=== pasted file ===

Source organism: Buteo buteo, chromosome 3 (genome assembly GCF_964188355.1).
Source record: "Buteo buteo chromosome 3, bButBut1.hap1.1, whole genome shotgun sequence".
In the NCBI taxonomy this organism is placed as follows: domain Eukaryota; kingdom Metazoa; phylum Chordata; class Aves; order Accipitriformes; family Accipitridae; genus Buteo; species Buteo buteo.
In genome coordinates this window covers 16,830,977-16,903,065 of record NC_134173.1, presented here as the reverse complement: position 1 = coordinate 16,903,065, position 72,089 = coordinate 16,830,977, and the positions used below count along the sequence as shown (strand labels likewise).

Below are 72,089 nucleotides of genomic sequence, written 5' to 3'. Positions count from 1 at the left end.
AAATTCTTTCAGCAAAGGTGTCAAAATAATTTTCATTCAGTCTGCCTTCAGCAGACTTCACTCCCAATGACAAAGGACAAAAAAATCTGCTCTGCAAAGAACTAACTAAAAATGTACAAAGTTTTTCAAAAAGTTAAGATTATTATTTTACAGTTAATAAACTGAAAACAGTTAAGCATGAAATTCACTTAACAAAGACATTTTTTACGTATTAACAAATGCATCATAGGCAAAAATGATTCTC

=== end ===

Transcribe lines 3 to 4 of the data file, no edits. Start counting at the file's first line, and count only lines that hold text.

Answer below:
In the NCBI taxonomy this organism is placed as follows: domain Eukaryota; kingdom Metazoa; phylum Chordata; class Aves; order Accipitriformes; family Accipitridae; genus Buteo; species Buteo buteo.
In genome coordinates this window covers 16,830,977-16,903,065 of record NC_134173.1, presented here as the reverse complement: position 1 = coordinate 16,903,065, position 72,089 = coordinate 16,830,977, and the positions used below count along the sequence as shown (strand labels likewise).